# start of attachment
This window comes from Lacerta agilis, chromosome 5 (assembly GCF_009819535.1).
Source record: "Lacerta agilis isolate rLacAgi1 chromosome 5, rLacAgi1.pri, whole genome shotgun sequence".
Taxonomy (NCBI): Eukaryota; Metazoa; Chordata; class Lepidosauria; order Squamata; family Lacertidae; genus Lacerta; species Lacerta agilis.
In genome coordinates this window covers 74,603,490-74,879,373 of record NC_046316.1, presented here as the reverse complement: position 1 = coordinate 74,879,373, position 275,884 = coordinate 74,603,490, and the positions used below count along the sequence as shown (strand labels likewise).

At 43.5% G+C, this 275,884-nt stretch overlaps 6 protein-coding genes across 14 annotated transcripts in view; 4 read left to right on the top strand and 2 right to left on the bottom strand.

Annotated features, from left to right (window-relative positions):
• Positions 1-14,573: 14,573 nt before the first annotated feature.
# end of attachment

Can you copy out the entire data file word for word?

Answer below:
This window comes from Lacerta agilis, chromosome 5 (assembly GCF_009819535.1).
Source record: "Lacerta agilis isolate rLacAgi1 chromosome 5, rLacAgi1.pri, whole genome shotgun sequence".
Taxonomy (NCBI): Eukaryota; Metazoa; Chordata; class Lepidosauria; order Squamata; family Lacertidae; genus Lacerta; species Lacerta agilis.
In genome coordinates this window covers 74,603,490-74,879,373 of record NC_046316.1, presented here as the reverse complement: position 1 = coordinate 74,879,373, position 275,884 = coordinate 74,603,490, and the positions used below count along the sequence as shown (strand labels likewise).

At 43.5% G+C, this 275,884-nt stretch overlaps 6 protein-coding genes across 14 annotated transcripts in view; 4 read left to right on the top strand and 2 right to left on the bottom strand.

Annotated features, from left to right (window-relative positions):
• Positions 1-14,573: 14,573 nt before the first annotated feature.